US ready to impose sanctions on people delaying Congo vote

President Joseph Kabila
Updated 12 July 2017

US ready to impose sanctions on people delaying Congo vote

UNITED NATIONS: The US said Tuesday it is ready to impose sanctions on anyone in Congo who stands in the way of presidential elections to be held by the end of the year, which would lead to the country’s first democratic transition of power.
Congo law bars President Joseph Kabila seeking another term but allows him to remain in power until another election can be held. The vote was once scheduled for November 2016, but it was delayed until no later than Dec. 31 this year under an agreement reached last New Year’s Eve.
The head of Congo’s electoral commission announced Friday that it would not be possible to organize a presidential ballot by Dec. 31, drawing sharp criticism Tuesday from members of the UN Security Council who insisted the election take place on time.
US Deputy Ambassador Michele Sison went a step further, demanding that Congo’s electoral commission immediately specify a date for the presidential election. She declared that “election delays cannot continue” and vowed US action if voting does not take place on time.
The US has already imposed sanctions on those who “delay and obstruct” implementation of the New Year’s Eve agreement, Sison said, and the Trump administration is “ready to take additional action to sanction those who stand in the way” of the presidential election.
“The international community must step up and apply more pressure,” not only on Kabila but on the National Independent Electoral Commission, to ensure that voting occurs by Dec. 31, she said.
Sison said the Security Council should also consider targeted sanctions on those people responsible for undermining peace and security in the Democratic Republic of Congo, or DRC, the country’s official name.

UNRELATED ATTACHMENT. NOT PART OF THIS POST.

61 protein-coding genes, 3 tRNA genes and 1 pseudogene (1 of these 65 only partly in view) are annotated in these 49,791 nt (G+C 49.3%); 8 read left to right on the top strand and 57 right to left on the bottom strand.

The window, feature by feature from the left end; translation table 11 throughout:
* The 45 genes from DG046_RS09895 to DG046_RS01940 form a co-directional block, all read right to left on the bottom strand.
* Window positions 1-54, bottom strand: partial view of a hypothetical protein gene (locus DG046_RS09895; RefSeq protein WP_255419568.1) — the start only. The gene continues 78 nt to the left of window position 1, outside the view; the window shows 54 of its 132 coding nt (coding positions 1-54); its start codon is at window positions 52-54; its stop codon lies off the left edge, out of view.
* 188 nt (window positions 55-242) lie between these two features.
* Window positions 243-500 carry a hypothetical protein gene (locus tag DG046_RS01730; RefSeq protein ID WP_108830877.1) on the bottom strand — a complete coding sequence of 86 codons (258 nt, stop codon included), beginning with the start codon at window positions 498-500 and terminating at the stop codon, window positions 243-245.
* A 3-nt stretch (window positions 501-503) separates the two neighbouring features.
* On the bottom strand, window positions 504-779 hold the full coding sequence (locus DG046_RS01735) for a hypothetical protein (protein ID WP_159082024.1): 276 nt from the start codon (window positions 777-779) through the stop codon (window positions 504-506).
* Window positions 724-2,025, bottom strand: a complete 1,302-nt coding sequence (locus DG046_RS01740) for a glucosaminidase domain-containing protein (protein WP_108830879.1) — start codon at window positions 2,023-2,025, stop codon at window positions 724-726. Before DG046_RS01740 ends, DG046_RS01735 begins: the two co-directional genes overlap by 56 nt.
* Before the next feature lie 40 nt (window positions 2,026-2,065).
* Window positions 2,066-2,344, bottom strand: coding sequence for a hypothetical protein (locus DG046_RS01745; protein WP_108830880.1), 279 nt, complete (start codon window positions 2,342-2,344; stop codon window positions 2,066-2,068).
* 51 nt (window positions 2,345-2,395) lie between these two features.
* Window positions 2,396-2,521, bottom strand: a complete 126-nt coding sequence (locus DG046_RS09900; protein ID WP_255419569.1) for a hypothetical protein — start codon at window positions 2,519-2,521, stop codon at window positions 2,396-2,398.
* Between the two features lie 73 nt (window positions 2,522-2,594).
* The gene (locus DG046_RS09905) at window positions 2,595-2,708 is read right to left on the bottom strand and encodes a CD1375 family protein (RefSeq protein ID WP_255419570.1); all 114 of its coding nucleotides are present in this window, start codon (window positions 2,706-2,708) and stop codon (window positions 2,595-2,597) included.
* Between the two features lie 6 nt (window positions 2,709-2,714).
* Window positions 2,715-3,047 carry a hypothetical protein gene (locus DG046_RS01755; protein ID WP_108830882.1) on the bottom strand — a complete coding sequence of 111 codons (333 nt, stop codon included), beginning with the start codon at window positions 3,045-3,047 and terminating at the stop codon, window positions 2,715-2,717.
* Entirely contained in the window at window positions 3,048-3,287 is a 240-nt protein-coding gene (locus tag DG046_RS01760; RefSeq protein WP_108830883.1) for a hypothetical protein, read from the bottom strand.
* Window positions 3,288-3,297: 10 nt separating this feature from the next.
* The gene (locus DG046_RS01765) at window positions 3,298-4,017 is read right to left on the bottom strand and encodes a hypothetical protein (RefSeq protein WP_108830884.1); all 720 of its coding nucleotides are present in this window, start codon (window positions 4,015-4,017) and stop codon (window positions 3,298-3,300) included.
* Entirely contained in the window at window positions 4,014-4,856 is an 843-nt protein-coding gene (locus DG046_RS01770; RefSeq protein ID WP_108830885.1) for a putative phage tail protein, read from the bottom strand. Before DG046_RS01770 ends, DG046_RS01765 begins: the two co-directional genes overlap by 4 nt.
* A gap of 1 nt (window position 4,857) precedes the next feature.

“Thus far, stakeholders have felt few consequences for perpetuating instability,” she said.
UN peacekeeping chief Jean-Pierre Lacroix said implementation of the election agreement remains slow and inadequate, and he warned that, “unless political actors demonstrate good faith and political will, the DRC is set to enter another potentially precarious period.”
Lacroix said that during closed Security Council consultations following an open meeting, all 15 council members agreed that, “implementation in full and in good faith of the Dec. 31 agreement is absolutely vital for the future of the DRC.”
He expressed serious concern over recent attacks and instability in eastern Congo as well as violence in the Kasai provinces in the west that “has reached very disturbing levels with killings, daily reports of human rights violations and abuses and discovery of mass graves.”
Lacroix said the UN peacekeeping mission has established a small and mobile presence in various locations in the Kasais to help protect civilians and in those spots “we’ve been able to bring back a measure of stability.”
But, he added, “the current political impasse, the rising insecurity and the worsening human rights and humanitarian situation in the DRC require a concerted response from regional and international partners” aimed at bringing a successful transition and the holding of free elections.
Meanwhile, investigations into the killing of two UN experts have led to 11 new arrests, including eight people identified as “having played a direct role” in the murders, Congo’s ambassador to the UN said Tuesday.
Ambassador Ignace Gata Mavita assured the UN Security Council that “justice will be delivered” for the two experts and for the four Congolese men accompanying them, whose bodies have never been found.
Congolese authorities said in late May that they had 16 suspects in the March deaths of American Michael Sharp and Zaida Catalan of Sweden in the violence-torn Kasai region.
Justice Minister Alexis Thambwe Mwamba said in June that four people had been arrested who were considered “the principal actors.”
The UN is conducting an inquiry, but US Ambassador Nikki Haley called on Secretary-General Antonio Guterres last month to initiate a special investigation into the killings.